We move very slowly, but are gaining upon those ahead of us. It is the wettest season "known to the earliest settlers," and those who have been through in dry seasons can form no conceptions of the difficulties we have had to encounter. Even the road along the Platte, except a few miles along the base of the highlands, is horrible. Last Wednesday we saw many wagons set on the Platte bottoms, and I am sorry to say mine was one of them. We saw a little of the best of the road just before a rain and when it was very dry, and it was the best I ever saw--in some respects equal and in others superior to a plank road. There are places where 30,000 loaded wagons have, within five years, passed along a track of not over seven feet in breadth, and there is no rut--no depression of one inch below its original level.
    The description of this country is generally embodied in the pithy expression that "it can never be settled." The plain truth is, it is the most splendid country in the world, but without timber. From 15 miles this side of the Missouri, to this point, except the river flats, the surface is in fine, easy slopes, or levels, and the soil cannot be excelled. From here back to Elkhorn, 60 miles, there is no timber but the cottonwood groves of the Platte, and that away in the midst of a wet valley from 8 to 15 miles wide. We traversed the banks of the Elkhorn 10 miles, and saw its valley 20 miles more, and it is to that extent skirted with noble cottonwoods, and its hillsides on the east are covered with grand old bur oaks. East of that stream, as we rise to its highlands, the country lies, how far back we know not, in the finest slopes and valleys. No man ever saw a more beautiful region, or one better adapted to agriculture, than that lying along the Elkhorn. It cannot be long before the great depot of supplies will be transferred from the Missouri to this stream. The best opportunity I have seen for emigrants is for 15 or 20 families to locate on that stream, establish a ferry, raise provisions and build up a town. Where we crossed they have ferried about 6000 wagons this season at $2.50 to $3--and that with one old scow and, perhaps, five men. A few Yankees settling at that point would draw all Kanesville there in two years, and make twenty fortunes for those who adventured.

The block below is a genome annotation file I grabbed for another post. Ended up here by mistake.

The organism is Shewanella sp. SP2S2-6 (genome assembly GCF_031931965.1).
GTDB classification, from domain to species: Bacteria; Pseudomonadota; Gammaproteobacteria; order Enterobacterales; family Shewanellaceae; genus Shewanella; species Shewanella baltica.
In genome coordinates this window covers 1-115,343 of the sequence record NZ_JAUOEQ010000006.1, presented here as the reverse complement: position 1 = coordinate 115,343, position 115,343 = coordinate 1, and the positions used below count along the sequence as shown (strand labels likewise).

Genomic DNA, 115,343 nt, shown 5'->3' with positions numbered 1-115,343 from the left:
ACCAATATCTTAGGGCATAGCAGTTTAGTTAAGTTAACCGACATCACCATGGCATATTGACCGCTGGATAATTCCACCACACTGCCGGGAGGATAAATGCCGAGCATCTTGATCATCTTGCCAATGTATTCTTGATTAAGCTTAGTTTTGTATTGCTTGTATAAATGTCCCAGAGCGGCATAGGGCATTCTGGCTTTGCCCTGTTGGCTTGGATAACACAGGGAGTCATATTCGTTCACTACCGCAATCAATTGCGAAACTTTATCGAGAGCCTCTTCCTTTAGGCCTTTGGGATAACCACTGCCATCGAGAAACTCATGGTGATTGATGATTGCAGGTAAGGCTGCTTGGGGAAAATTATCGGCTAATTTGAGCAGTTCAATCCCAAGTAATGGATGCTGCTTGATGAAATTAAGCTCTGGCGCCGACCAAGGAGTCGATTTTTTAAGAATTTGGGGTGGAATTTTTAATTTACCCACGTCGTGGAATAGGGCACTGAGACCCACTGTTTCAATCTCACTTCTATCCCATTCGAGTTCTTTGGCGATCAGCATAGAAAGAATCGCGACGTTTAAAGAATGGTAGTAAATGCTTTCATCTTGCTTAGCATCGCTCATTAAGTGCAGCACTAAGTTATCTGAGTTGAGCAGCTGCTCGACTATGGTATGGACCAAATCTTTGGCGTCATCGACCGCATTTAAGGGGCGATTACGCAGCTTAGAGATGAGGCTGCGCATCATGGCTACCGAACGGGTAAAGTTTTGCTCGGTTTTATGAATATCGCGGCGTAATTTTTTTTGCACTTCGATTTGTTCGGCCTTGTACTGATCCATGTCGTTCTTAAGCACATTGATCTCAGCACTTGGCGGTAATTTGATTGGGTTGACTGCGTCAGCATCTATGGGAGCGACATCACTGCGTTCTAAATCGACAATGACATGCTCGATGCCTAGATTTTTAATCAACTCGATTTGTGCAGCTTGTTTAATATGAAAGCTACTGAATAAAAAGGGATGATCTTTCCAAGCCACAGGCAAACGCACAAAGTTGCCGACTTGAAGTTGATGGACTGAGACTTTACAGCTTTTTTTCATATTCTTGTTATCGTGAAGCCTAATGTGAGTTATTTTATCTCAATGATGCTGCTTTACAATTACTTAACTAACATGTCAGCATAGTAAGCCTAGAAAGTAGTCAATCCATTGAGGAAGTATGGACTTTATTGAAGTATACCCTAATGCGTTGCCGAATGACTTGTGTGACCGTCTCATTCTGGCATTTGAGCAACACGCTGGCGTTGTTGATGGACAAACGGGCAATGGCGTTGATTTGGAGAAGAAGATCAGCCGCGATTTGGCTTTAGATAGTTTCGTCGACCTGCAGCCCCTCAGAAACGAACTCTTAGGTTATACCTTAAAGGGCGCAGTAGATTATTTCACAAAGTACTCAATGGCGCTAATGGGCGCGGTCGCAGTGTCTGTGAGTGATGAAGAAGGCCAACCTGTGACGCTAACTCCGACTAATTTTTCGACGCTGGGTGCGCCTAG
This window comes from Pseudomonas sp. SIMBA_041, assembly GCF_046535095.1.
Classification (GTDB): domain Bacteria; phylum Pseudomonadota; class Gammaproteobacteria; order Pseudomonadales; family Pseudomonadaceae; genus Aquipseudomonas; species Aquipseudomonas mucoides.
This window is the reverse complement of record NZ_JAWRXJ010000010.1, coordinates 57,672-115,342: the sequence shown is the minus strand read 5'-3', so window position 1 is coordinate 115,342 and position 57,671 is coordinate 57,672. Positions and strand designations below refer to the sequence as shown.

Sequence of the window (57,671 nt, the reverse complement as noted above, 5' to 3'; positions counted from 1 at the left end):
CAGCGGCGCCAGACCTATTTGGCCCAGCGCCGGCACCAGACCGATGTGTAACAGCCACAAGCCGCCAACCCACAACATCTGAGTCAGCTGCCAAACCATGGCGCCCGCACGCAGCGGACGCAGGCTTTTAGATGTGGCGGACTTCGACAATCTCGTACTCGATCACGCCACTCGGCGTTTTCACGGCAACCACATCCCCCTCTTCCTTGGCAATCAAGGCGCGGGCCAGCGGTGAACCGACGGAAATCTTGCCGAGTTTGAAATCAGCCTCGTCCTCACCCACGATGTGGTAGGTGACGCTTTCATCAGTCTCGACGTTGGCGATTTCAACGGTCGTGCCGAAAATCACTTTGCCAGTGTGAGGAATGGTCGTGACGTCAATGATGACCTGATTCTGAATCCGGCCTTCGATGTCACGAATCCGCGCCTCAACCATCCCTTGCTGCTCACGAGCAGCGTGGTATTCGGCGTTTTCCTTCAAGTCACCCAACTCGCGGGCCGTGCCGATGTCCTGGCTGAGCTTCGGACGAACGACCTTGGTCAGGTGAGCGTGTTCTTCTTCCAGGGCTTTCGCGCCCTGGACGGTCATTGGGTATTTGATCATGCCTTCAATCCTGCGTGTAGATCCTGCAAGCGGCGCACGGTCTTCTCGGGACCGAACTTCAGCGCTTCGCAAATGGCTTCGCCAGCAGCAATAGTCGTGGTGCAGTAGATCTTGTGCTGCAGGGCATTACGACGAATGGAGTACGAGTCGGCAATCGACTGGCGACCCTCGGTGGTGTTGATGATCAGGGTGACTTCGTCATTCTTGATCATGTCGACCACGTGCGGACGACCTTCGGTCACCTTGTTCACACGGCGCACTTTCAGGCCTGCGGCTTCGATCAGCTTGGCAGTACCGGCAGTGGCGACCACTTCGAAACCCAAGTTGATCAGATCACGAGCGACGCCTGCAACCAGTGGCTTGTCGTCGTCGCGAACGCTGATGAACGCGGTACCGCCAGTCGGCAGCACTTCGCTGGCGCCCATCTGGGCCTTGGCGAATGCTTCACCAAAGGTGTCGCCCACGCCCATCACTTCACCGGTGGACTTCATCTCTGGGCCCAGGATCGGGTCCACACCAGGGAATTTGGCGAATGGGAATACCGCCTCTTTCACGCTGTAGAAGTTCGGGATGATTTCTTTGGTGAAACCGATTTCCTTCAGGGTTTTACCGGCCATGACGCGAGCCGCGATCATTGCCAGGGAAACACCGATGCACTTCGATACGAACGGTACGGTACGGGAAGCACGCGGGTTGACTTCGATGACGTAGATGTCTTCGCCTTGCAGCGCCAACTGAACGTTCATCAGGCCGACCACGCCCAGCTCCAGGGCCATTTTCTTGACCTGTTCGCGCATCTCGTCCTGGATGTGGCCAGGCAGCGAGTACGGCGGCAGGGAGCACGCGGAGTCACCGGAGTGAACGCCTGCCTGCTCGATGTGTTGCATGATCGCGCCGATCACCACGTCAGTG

How far the absence of timber will prevent or impede the settlement of this grand country, is, of course, mere conjecture--but it seems impossible that with all its other advantages, it should be allowed to remain long, as it is, a desolation. The construction of the Pacific railroad, by which the Platte country will be admitted to Oregon, and the opening of the great coal bed that is supposed to extend from the Iowa River to the Rocky Mountains, will have much to do with the solution of the question what is to become of this great region.
    Since crossing the Nishnabotna, 25 miles beyond Kanesville, we have not seen more than a rock in a place--nor indeed do I know that we have seen one at all. The soil everywhere lies on a formation of clay and fine sand, such as fills the waters of the Missouri. The bluffs and hills about that stream are mere prominences left by the powerful denuding forces to which the country has been exposed. I was told that there was coal on the west side of the stream below Kanesville--but I should not expect it there, and think it doubtful. Coal, in the Missouri country, is probably very deep--having at least the sandstone in place, and this great bed of clay, the depth of which no one knows, above it. 170 miles east of Kanesville, near Pleasantville, and 240 miles near Montezuma, the coal appears in all the ravines, and the indications are that the supply is inexhaustible. With the opening of the railroad to the Mississippi, it must become an important source of revenue to the country.
    June 7. We have a prospect of crossing the Loup today. There are about 100 wagons here now--but few coming in. We see many cattle trains of from 100 to 500 head--probably about 1500 head now here. Many wagons have gone up to the fords, one of which is 35 and the other 70 miles above. Fords on this stream are essentially dangerous. Its waters are a mere mass of quicksand, rushing along with the velocity of a mountain stream. In fording our cattle they sink right down into the sand, and the farther they sink the faster they sink, while the current is so swift that even ferriage is attended with some hazard.
    I had intended to write more freely, but we just learn that we can cross the river instanter, and so I close for the present.
Yours &c.,            S. H. TAYLOR.
Watertown Chronicle, Watertown, Wisconsin, July 13, 1853, page 2


    (The following letter from Mr. Taylor was enclosed to a friend in this city, from whom it was not received until after our last paper had gone to press. This will account for its late appearance.)
Oregon Bound.
Correspondence of the Watertown Chronicle.
Wood Creek, June 12, '53.